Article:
Assistance with grape stake disposal

Have you recently removed an old vineyard that had treated grape stakes and now have piles sitting on your property and don’t know how to get rid of them?

The Natural Resources Conservation Service (NRCS) is offering financial assistance to California grape growers to help properly dispose of chemically-treated wooden stakes. Treated grape stakes are typically treated with preserving chemicals that protect the wood from insect attack and fungal decay. Chemicals added to preserve wood and known to be toxic or carcinogenic include arsenic, chromium, copper, creosote, and pentachlorophenol. Burning treated grape stakes is prohibited by law.

The California Department of Toxic Substance Control requires that chemically-treated wood be disposed of in an approved landfill. Landfills that accept chemically-treated wood can be found at:

There are five approved landfills located in the southern San Joaquin Valley.

— Program guidelines:

California growers must meet eligibility requirements to qualify for payments.

• Chemically treated wood stakes used as crop support structures are eligible.

• Payments apply to the proper loading, transportation, and disposal of chemically-treated wood stakes.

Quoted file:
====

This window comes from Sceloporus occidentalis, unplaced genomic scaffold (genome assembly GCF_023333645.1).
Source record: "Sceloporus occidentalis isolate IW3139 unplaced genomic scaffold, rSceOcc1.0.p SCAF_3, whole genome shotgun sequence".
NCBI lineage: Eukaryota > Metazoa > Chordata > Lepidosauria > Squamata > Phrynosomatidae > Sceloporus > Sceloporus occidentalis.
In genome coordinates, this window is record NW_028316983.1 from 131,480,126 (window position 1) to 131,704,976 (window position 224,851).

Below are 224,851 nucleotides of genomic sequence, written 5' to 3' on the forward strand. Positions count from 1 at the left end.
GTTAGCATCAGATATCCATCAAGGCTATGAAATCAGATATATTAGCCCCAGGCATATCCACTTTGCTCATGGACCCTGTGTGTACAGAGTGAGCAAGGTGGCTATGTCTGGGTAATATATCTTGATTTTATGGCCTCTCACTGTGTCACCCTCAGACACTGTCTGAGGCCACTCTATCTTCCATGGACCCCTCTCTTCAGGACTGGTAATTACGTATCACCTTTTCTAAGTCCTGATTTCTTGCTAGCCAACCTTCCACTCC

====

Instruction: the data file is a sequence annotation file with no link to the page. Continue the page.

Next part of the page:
• The priority is given to existing piles or stacks of chemically-treated wood stakes and to those growers that have switched to other types of materials for support systems.

• Disposal must be at DTSC approved landfills.

• All applicable permits must be procured by the grower prior to disposal.

• The minimum contract length is two years. Payment assistance is available one time per site location.

• Payment rate is $125 per acre, based on 1.5 tons of treated wooden stakes per acre and a maximum of 310 tons per contract.

For more information about the Environmental Quality Incentives Program, please contact your local USDA Service Center, listed in the government section of the phone book under U.S. Department of Agriculture.

Information is also available on the Internet at:

TAGS: Grapes
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